Date Available


Year of Publication


Degree Name

Doctor of Philosophy (PhD)

Document Type

Doctoral Dissertation


Agriculture, Food and Environment


Animal and Food Sciences

First Advisor

Dr. Melissa C. Newman


This study investigated the antiviral, chemoprotective and proliferative effects of strawberry anthocyanins on herpes simplex virus type-1, cancerous cell lines HT-29 and AGS, and normal cell lines Hs 738.St/Int and CCD-18Co. Antiviral properties were measured by infecting vero cells from adult grivet (Cercopithecus aethiops) with herpes simplex virus type-1 (HSV-1) and treating with a concentration of 1.25-20 µg/mL of strawberry anthocyanins. Infectivity and replication were quantified for herpes simplex virus type-1 using the direct plaque assay and reporting PFU/mL. Strawberry anthocyanins (>20 µg/mL) inhibited the herpes simplex virus infectivity in vero cells by 100% (p<0.05). Strawberry anthocyanins at concentrations of 5, 10 and 20 μg/mL were reduced to 75.36, 57.98, and 31.46 percent of the control (100%) (p<0.05).

Chemoprotective and proliferative effects of strawberry anthocyanins were analyzed for the human cell lines AGS, Hs 738.St/Int, HT-29, and CCD-18Co at a concentration of 25-200 µg/mL and quantified using the sulforhodamine-B assay. Growth inhibition occurred at a level of ≥87% for treatment concentrations 100 and 200 µg/mL for the cancerous AGS and HT-29 cell lines (p<0.0001). Proliferation rates for the normal Hs 738.St/Int and CCD-18Co cell lines increased at all treatment concentrations of 25-200 μg/mL (p<0.0001); suggestingthat the observed proliferative activity may be associated with anthocyanin treatment.Strawberry anthocyanin treatment concentration worked in a dose dependent manner for the HSV-1 and the cancerous AGS and HT-29 cells. The caspase-3 assay was performed to demonstrate potential mechanism of action and confirmed thatanthocyanin treatments play a role in apoptosisby the up regulation of caspase-3.Significantdifferences were seen between the growth characteristics of cancerous cell linescompared to their equivalent normal cell lines (p<0.0001).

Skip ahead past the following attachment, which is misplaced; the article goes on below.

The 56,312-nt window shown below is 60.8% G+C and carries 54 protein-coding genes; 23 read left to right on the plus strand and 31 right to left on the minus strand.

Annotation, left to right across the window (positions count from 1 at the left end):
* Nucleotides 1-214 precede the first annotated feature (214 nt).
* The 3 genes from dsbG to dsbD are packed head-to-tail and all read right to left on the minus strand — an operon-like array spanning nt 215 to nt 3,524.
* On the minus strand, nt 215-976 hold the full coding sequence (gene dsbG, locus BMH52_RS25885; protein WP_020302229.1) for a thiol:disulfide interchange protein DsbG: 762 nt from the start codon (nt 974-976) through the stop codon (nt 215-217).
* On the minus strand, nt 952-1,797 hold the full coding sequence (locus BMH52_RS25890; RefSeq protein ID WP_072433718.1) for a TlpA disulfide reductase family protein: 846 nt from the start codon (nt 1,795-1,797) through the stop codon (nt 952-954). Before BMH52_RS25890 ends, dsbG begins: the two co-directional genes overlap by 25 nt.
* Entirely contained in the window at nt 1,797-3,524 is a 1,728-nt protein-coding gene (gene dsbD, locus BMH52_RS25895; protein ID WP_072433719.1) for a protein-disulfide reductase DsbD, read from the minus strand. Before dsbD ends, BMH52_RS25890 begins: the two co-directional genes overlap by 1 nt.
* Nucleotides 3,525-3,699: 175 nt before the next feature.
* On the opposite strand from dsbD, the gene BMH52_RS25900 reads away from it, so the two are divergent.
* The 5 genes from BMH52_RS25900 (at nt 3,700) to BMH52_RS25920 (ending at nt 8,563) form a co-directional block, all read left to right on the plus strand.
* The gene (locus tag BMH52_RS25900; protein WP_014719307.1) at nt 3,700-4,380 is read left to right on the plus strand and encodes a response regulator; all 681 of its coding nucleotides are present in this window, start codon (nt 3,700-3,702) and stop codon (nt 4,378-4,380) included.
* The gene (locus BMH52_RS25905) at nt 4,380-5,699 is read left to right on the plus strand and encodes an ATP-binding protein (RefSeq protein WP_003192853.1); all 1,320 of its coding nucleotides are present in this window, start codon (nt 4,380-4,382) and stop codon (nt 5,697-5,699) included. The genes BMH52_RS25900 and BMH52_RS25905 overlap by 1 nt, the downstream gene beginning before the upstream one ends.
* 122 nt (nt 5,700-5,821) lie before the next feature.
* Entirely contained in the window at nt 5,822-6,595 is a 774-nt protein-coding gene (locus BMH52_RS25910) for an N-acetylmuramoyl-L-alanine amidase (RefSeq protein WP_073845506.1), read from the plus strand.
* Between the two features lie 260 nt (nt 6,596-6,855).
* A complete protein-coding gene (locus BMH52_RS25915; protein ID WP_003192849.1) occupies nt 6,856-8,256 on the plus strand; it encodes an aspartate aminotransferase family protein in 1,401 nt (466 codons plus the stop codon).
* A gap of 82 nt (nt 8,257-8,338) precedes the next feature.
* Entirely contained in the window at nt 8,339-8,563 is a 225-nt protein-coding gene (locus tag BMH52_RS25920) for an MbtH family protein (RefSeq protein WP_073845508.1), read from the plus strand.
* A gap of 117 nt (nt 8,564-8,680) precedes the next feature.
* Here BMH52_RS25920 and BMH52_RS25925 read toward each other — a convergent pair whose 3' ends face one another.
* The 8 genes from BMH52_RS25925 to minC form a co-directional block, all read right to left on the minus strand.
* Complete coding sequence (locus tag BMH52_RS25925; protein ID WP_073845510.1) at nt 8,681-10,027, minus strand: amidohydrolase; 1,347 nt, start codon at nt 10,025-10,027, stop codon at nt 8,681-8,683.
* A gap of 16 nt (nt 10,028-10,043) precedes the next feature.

In summary, the antiviral findings suggest that strawberry anthocyanin extracts could be an effective topical treatment and/or prophylactic agent for oral herpetic infections (HSV-1). Also, the in vitro chemoprotective effect of strawberry anthocyanins found may be relevant to in vivo work in the future because when anthocyanins are consumed in the diet they come in direct contact with the gastrointestinal tract and may provide chemoprotection upon contact with the stomach and gastrointestinal tract’s epithelial cell layer.